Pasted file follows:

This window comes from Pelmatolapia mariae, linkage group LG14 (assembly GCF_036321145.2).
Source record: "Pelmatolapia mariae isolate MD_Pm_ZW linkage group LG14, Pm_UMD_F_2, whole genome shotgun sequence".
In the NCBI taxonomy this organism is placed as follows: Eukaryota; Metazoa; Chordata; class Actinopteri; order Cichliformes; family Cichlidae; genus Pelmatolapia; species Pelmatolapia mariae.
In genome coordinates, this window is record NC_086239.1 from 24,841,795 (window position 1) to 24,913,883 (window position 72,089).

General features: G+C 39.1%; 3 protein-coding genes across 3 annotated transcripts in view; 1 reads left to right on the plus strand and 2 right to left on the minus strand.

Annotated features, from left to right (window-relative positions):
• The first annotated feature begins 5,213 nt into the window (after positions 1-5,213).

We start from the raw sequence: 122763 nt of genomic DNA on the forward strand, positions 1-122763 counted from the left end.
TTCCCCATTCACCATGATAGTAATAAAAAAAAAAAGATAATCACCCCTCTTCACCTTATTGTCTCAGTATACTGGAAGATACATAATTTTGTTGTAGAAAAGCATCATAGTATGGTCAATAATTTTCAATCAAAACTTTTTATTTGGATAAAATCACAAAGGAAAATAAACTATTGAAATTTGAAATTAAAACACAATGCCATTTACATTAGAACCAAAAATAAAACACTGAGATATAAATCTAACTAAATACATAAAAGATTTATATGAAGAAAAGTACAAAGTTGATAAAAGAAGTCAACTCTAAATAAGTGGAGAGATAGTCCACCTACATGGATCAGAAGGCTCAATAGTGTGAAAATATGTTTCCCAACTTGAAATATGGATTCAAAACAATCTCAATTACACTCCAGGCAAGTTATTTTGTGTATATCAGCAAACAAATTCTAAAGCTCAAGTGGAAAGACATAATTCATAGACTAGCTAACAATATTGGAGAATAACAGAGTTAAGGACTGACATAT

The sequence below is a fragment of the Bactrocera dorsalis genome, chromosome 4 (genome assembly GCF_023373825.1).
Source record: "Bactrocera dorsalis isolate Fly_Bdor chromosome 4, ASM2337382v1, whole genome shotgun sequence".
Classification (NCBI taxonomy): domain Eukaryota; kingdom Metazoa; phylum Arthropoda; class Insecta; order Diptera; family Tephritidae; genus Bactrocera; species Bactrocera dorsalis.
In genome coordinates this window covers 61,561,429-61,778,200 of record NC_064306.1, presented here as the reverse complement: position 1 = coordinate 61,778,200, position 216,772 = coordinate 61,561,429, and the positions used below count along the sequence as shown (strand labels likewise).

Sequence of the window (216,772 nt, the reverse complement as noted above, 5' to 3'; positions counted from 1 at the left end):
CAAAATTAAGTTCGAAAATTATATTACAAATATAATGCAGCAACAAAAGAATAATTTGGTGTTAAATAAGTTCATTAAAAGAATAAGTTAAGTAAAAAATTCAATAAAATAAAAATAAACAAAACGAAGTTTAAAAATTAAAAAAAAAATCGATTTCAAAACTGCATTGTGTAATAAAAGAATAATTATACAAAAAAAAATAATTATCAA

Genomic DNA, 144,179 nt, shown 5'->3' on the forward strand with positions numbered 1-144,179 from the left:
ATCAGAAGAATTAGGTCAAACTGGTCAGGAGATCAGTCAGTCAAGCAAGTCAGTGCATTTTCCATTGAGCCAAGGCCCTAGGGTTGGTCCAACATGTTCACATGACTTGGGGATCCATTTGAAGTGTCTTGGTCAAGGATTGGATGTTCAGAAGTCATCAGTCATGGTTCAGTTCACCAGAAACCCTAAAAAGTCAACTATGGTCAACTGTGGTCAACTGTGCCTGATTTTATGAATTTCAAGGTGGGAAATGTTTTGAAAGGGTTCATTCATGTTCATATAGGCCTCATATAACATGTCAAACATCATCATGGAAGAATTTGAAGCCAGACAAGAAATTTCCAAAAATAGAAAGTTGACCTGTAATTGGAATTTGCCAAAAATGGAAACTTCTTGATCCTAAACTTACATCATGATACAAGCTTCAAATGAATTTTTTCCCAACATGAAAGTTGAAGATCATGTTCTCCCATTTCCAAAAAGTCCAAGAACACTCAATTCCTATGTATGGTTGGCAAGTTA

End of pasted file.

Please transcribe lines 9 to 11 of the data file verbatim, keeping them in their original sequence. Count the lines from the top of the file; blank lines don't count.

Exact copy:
TTCCCCATTCACCATGATAGTAATAAAAAAAAAAAGATAATCACCCCTCTTCACCTTATTGTCTCAGTATACTGGAAGATACATAATTTTGTTGTAGAAAAGCATCATAGTATGGTCAATAATTTTCAATCAAAACTTTTTATTTGGATAAAATCACAAAGGAAAATAAACTATTGAAATTTGAAATTAAAACACAATGCCATTTACATTAGAACCAAAAATAAAACACTGAGATATAAATCTAACTAAATACATAAAAGATTTATATGAAGAAAAGTACAAAGTTGATAAAAGAAGTCAACTCTAAATAAGTGGAGAGATAGTCCACCTACATGGATCAGAAGGCTCAATAGTGTGAAAATATGTTTCCCAACTTGAAATATGGATTCAAAACAATCTCAATTACACTCCAGGCAAGTTATTTTGTGTATATCAGCAAACAAATTCTAAAGCTCAAGTGGAAAGACATAATTCATAGACTAGCTAACAATATTGGAGAATAACAGAGTTAAGGACTGACATAT

The sequence below is a fragment of the Bactrocera dorsalis genome, chromosome 4 (genome assembly GCF_023373825.1).
Source record: "Bactrocera dorsalis isolate Fly_Bdor chromosome 4, ASM2337382v1, whole genome shotgun sequence".